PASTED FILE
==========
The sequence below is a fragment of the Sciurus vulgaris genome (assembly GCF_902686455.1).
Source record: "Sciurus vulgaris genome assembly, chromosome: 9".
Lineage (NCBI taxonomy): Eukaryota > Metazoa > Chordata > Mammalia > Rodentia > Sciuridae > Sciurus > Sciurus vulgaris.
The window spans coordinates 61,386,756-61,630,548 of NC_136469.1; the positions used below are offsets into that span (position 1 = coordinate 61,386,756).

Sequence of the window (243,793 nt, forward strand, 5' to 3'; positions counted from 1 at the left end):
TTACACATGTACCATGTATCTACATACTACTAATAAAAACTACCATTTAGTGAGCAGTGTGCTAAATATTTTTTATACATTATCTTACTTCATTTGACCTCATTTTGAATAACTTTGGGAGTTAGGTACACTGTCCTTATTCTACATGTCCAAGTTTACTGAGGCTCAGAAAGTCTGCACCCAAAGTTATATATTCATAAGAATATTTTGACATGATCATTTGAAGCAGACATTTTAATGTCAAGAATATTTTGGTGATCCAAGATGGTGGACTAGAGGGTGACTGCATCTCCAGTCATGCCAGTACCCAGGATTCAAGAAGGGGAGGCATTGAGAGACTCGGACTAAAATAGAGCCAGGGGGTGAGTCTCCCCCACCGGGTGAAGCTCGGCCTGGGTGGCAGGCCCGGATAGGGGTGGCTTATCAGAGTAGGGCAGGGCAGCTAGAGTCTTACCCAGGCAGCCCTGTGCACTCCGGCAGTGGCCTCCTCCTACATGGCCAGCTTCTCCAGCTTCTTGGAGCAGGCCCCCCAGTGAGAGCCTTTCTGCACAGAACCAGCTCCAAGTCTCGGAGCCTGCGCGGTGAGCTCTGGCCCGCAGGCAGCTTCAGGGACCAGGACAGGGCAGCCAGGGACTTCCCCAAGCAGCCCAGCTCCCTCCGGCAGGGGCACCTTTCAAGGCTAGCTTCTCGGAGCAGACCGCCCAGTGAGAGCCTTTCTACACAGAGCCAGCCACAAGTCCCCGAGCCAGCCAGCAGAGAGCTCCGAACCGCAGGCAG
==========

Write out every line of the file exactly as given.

The sequence below is a fragment of the Sciurus vulgaris genome (assembly GCF_902686455.1).
Source record: "Sciurus vulgaris genome assembly, chromosome: 9".
Lineage (NCBI taxonomy): Eukaryota > Metazoa > Chordata > Mammalia > Rodentia > Sciuridae > Sciurus > Sciurus vulgaris.
The window spans coordinates 61,386,756-61,630,548 of NC_136469.1; the positions used below are offsets into that span (position 1 = coordinate 61,386,756).

Sequence of the window (243,793 nt, forward strand, 5' to 3'; positions counted from 1 at the left end):
TTACACATGTACCATGTATCTACATACTACTAATAAAAACTACCATTTAGTGAGCAGTGTGCTAAATATTTTTTATACATTATCTTACTTCATTTGACCTCATTTTGAATAACTTTGGGAGTTAGGTACACTGTCCTTATTCTACATGTCCAAGTTTACTGAGGCTCAGAAAGTCTGCACCCAAAGTTATATATTCATAAGAATATTTTGACATGATCATTTGAAGCAGACATTTTAATGTCAAGAATATTTTGGTGATCCAAGATGGTGGACTAGAGGGTGACTGCATCTCCAGTCATGCCAGTACCCAGGATTCAAGAAGGGGAGGCATTGAGAGACTCGGACTAAAATAGAGCCAGGGGGTGAGTCTCCCCCACCGGGTGAAGCTCGGCCTGGGTGGCAGGCCCGGATAGGGGTGGCTTATCAGAGTAGGGCAGGGCAGCTAGAGTCTTACCCAGGCAGCCCTGTGCACTCCGGCAGTGGCCTCCTCCTACATGGCCAGCTTCTCCAGCTTCTTGGAGCAGGCCCCCCAGTGAGAGCCTTTCTGCACAGAACCAGCTCCAAGTCTCGGAGCCTGCGCGGTGAGCTCTGGCCCGCAGGCAGCTTCAGGGACCAGGACAGGGCAGCCAGGGACTTCCCCAAGCAGCCCAGCTCCCTCCGGCAGGGGCACCTTTCAAGGCTAGCTTCTCGGAGCAGACCGCCCAGTGAGAGCCTTTCTACACAGAGCCAGCCACAAGTCCCCGAGCCAGCCAGCAGAGAGCTCCGAACCGCAGGCAG